In 1922, a fire partially destroyed the store, clubhouse, and theater. Story goes that the store fire happened as a result of a cover-up for shortages in the payroll by one of the timekeepers. He was found out and did serve several years in jail. But by mid-summer of 1923, the Clubhouse was rebuilt and reopened. A large dedication ball was thrown with nearly 500 people attending, supposedly the largest to that date gathering of guests and visitors in the county.

Other structures and buildings in town included a potato shed dug into the hill across from the store, a tall white house across from the dairy that was both a stagecoach stop and hotel, three large three-story bunkhouses along Gray Eagle Creek, a blacksmith shop and the present day maintenance shop. The maintenance shop was built to accommodate locomotives, with a railway running in one door and out the other. One of the bunkhouses burned to the ground in the ’60s and the other was dismantled by Tom Maher of Gold Lake and is now the Gold Lake Store. The third was torn down and moved to Frenchman Lake (present day) for the men logging in the area.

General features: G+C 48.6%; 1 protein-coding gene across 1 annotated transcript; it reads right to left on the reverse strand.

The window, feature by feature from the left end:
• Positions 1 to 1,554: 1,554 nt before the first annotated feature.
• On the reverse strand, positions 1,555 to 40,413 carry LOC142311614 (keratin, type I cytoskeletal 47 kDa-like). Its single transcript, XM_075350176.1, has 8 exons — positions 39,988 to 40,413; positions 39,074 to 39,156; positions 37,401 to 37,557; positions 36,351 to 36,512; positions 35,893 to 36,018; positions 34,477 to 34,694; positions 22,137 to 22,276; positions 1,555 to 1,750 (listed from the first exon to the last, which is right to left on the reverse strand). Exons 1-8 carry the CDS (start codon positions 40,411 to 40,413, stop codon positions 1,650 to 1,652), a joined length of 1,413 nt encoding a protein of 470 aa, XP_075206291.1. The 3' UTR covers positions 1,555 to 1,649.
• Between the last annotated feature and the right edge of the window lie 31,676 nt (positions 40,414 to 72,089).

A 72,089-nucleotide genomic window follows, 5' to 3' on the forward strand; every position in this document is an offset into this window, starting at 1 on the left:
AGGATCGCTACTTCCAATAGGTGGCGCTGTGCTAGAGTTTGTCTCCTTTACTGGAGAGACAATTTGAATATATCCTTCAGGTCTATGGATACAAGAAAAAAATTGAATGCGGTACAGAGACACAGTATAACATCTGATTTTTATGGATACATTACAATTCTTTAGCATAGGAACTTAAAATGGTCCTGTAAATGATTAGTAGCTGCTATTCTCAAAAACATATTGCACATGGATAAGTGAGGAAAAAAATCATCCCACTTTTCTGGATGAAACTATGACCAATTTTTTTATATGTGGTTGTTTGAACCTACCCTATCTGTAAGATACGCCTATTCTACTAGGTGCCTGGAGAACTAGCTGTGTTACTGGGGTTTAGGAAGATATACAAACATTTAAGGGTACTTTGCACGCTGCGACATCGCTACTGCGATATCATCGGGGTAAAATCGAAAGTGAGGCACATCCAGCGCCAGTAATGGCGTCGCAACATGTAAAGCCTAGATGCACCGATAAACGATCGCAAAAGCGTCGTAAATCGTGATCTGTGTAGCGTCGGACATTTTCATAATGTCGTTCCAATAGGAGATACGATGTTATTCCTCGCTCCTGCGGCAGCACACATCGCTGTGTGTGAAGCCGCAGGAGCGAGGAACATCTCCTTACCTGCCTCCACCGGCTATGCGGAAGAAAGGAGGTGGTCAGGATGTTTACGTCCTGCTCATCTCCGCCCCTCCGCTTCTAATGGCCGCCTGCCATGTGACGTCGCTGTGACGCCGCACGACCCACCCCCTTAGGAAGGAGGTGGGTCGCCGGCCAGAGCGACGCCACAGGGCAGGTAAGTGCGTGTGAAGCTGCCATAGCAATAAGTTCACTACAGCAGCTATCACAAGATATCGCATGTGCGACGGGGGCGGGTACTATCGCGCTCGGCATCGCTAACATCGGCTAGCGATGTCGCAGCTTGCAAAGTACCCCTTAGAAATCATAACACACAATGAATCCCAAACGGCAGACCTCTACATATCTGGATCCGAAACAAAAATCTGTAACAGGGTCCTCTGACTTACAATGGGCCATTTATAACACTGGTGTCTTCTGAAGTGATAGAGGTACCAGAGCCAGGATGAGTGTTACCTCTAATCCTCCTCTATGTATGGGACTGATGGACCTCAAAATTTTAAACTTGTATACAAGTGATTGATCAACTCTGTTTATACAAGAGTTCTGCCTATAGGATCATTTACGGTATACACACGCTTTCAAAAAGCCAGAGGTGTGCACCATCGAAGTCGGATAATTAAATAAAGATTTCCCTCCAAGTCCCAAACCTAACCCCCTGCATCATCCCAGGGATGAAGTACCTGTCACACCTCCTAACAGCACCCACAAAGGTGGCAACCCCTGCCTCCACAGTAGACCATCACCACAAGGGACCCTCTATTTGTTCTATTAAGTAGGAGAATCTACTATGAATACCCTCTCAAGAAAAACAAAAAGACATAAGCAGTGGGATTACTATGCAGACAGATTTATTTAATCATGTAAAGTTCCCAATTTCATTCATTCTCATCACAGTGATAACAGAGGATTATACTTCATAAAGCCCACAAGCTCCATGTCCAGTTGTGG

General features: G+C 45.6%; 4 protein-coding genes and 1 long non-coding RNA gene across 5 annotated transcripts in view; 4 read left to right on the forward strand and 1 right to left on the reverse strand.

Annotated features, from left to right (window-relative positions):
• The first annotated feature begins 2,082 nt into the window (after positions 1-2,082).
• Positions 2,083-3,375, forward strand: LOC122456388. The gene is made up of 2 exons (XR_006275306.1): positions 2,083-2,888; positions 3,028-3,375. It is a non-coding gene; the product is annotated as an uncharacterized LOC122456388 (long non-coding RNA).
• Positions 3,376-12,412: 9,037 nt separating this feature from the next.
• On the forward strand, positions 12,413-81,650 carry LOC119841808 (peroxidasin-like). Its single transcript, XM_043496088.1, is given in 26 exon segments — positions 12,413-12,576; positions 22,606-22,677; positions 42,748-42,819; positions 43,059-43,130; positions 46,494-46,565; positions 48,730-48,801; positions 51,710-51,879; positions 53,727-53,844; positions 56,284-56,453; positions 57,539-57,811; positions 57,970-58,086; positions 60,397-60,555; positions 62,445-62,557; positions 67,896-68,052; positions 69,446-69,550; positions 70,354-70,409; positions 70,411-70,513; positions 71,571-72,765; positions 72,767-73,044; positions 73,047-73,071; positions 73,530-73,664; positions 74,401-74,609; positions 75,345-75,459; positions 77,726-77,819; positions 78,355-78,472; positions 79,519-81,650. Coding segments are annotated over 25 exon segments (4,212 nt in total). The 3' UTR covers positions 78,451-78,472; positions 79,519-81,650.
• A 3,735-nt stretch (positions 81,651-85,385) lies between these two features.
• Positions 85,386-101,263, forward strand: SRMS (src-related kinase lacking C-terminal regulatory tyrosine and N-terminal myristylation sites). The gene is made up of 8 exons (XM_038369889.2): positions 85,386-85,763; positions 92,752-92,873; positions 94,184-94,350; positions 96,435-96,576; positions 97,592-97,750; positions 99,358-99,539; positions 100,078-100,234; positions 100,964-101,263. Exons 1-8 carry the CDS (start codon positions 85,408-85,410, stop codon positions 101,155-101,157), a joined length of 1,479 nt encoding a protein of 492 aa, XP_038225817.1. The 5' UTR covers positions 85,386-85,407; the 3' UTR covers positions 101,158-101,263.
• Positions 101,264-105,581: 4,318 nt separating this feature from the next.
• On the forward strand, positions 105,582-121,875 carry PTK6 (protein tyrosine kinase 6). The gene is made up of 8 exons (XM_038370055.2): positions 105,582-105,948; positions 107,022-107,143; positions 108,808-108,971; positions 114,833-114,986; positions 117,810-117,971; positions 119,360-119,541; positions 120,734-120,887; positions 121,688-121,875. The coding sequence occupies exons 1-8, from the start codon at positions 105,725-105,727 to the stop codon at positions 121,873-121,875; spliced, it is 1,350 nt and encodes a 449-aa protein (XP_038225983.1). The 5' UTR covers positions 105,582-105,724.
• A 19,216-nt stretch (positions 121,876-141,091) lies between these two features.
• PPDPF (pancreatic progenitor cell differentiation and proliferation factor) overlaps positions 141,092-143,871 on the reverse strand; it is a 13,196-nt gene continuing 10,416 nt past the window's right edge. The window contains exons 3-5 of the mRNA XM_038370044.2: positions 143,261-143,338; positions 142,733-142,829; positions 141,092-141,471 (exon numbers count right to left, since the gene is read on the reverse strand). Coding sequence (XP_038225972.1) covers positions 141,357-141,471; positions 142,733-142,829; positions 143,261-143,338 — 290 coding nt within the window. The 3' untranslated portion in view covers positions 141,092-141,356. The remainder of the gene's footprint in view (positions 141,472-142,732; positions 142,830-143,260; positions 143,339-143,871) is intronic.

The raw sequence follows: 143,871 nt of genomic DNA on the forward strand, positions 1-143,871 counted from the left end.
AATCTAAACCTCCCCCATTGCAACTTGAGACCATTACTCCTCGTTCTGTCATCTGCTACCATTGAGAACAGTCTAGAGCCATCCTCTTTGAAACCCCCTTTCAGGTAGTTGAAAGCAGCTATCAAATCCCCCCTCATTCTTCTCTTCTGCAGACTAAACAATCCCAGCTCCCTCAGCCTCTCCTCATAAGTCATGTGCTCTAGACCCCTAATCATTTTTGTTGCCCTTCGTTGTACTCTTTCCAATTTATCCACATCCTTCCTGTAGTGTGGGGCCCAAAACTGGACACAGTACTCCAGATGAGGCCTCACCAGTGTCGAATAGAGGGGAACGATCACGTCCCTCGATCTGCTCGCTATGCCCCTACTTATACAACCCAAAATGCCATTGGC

By this time, there were about 600 workers in the woods and at the mill, including the families. Men worked ten-hour shifts, six to seven days a week, waking up at 6 a.m. with the sound of the Fruit Exchange whistle and reported to work at 7 a.m. For 35 years, the Graeagle Lumber Company employees were awakened by this whistle. The women shared long hours too, keeping domestic duties such as cooking on wood stoves, washing the family clothes on washboards and other manual chores of the day.

By the ’30s and ’40s, some roads began to be paved, and gas or propane began replacing wood stoves in local homes. Electric stoves appeared in the early 1940s and radios began keeping the populace abreast on outside issues and for entertainment.